Omar Barghouthi, where do I start? Ok I will be honest, I do not like Omar Barghouthi's writing or points. He is a self righteous and hypocritical person who is the de facto leader of the BDS movement. His article is meant to highlight the lack of self determination of Palestinians and how to get there. He argues a rights based approach and cites all these UN resolutions confirming the right of Palestinians to self-determination. Great, grand, wonderful...yet he forgets this little thing called UN Resolution 181 which partitioned Palestine in order to give the Jews self determination. This is one of his (and BDS's) greatest downfalls, they try and rely on this thing called law, but only those pieces which are helpful for their cause. Show me one resolution (don't try and use a minority proposal of UNSCOP) for the one state solution in the UN or any international body, please, I am waiting. If you want to argue BDS you cannot use the law, especially selectively. It looks ridiculous and is transparent. One must argue a moralistic or human rights base approach, using the law selectively will only hurt the cause.
Next he honestly tries to make the argument that Israeli Jews perhaps do not have the right to self determination. Really? You get accused of anti-Semitism and you then try and claim Jews are not a nation or worthy of rights? What year is this, 1881? If you go with this argument you will go nowhere. One of the successes of the Zionist movement has been the consolidation of the idea of an ethnic Jewish people and you think you are going to reverse it by handpicking random definitions of ethnicity and people-hood and then say well maybe the Jews count, but maybe not. You wonder why Israelis and the vast majority of the world do not support you, seriously? But of course, the Palestinians are the only rightful exercisers of self determination and Jews can stay, as long as they do not rock the boat. Just utter nonsense.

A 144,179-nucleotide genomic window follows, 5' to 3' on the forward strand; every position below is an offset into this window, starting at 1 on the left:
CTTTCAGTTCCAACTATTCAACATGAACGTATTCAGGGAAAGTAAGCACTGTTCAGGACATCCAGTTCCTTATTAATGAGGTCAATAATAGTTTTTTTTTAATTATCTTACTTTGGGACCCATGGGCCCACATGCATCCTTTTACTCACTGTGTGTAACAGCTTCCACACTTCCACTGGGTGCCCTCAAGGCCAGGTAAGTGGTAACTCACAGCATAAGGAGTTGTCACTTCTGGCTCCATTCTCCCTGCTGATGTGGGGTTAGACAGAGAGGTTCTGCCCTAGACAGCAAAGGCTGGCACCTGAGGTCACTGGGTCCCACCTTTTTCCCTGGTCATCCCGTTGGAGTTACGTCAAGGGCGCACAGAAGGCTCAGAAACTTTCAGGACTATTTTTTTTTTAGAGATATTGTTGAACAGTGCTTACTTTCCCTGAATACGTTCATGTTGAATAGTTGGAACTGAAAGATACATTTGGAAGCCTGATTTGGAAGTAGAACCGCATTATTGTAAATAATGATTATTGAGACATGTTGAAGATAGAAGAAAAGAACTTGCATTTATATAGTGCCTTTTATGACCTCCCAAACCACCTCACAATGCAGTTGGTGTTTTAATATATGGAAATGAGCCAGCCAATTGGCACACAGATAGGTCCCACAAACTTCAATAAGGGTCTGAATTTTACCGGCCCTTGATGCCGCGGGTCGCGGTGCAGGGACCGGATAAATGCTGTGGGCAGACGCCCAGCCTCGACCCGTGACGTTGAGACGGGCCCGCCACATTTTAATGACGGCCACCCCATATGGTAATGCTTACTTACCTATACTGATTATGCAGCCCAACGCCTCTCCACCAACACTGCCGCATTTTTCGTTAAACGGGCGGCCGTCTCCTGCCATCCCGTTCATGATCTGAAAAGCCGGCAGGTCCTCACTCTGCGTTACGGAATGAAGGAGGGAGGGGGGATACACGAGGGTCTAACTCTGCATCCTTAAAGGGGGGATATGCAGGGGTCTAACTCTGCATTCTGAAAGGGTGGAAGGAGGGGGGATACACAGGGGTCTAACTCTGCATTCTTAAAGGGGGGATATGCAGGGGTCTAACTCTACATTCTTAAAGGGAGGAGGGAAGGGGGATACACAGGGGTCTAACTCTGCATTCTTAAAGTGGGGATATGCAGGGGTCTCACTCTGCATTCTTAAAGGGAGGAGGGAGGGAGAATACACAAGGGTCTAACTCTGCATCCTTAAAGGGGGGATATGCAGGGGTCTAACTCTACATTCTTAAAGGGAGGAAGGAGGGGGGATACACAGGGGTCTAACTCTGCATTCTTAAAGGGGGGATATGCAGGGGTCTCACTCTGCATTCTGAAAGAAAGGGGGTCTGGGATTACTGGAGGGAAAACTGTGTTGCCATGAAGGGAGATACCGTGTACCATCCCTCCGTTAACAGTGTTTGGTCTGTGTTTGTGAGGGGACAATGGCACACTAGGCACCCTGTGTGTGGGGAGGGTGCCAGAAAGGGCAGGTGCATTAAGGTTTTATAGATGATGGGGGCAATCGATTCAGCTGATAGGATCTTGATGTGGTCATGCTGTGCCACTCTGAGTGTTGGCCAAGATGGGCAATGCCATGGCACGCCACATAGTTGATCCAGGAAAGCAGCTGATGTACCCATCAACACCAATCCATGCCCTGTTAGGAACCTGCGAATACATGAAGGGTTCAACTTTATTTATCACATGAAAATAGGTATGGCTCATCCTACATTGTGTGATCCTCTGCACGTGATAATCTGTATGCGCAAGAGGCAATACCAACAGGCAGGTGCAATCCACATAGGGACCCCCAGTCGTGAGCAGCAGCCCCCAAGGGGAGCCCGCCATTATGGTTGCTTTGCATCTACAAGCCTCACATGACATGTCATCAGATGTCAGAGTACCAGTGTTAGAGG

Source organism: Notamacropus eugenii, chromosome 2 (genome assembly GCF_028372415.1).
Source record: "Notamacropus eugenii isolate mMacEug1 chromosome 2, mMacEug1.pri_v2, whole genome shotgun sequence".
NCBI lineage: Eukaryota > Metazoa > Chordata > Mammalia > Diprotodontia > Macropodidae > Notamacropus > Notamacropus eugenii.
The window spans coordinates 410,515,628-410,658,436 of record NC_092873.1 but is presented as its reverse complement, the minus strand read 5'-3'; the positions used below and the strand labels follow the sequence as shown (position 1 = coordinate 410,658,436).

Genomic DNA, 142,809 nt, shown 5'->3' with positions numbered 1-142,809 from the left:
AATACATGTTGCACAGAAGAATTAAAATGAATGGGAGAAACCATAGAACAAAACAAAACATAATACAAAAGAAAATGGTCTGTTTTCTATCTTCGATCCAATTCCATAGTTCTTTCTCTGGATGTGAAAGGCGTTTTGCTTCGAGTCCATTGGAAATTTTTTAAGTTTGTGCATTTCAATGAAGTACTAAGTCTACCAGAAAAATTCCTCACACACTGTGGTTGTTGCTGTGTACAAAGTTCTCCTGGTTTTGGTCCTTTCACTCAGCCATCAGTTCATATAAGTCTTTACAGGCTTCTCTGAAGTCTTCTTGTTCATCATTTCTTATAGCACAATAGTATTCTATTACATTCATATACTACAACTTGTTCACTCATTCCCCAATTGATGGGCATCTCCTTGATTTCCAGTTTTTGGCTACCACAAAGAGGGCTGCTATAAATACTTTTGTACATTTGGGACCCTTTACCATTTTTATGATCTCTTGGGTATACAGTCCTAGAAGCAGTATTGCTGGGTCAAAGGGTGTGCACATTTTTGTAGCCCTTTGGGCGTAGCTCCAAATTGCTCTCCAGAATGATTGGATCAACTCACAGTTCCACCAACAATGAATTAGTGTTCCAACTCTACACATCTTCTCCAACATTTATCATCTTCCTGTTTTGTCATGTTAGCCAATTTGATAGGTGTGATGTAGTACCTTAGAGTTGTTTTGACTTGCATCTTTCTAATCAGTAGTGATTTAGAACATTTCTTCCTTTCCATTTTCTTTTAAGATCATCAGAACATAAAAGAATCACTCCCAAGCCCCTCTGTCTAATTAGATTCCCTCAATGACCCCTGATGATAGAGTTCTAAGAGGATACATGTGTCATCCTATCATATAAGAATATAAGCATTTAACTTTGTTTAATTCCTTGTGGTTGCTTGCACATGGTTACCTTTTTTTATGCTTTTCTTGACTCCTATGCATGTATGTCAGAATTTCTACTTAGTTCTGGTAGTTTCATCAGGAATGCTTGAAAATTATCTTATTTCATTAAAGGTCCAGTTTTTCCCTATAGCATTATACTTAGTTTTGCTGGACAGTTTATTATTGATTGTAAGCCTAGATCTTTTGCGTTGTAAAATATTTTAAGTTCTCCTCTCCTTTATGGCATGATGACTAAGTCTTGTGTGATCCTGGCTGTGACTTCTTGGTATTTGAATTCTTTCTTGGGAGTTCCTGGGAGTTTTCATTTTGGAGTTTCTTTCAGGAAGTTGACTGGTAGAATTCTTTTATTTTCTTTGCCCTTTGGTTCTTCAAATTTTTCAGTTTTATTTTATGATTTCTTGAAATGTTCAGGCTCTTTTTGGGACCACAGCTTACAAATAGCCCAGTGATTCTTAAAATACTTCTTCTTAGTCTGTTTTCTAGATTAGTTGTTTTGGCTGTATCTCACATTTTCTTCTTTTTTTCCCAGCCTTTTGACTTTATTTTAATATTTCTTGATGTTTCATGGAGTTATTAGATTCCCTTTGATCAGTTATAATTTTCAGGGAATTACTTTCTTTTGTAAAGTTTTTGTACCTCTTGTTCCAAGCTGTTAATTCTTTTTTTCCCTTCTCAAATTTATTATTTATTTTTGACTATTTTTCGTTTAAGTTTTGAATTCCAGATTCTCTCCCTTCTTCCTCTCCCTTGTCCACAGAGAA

He then goes on to praise BDS with all his generic jargon, posturing, and sloganeering. Blah blah blah, we are so fantastic and great, and no one questions us because we are a cult, and if they do we will write a hundred blog articles about them and how Zionist they are, blah blah blah. How do you seriously expect to garner a mass movement when you are arguing for the politicide of ONE, not both of the actors in the conflict? Obscene, just utterly obscene. I'll be waiting for the blog article denouncing me for questioning the guru.
Ghada Karmi- How Feasible in the One-State Solution?
Ghada Karmi is a fine author and writes a nice and short article discussing the one state solution. She details what the obstacles are, where the support is coming from, and possible ways to move forward towards it. She is the first person in this book to advocate for the dissolution of the Palestinian Authority, which is 100% correct and needed as a first step. She then gives a couple short proposals for what to do after and how to structure the state. Overall a good article, worth reading.
Jeremiah Haber- Zionism After Israel
This article was a needed conclusion article as it detailed more the role of Zionism in Israel currently, what it was before, and what it potentially can be later on. He gives a lot of focus to the bi-national Zionist movement of the 1920s and 30s, a tid disproportionate I think, but that is not the point (we can gladly talk about it if you want). He later makes the argument that Zionism itself has many qualities to offer a bi-national state in the sense that it has the cultural aspects which are currently ignored. He thinks an emphasis on this, and not the statist program is the way to move forward. At the same time he acknowledges the role of the statist program and its current agenda in the consolidation of the state.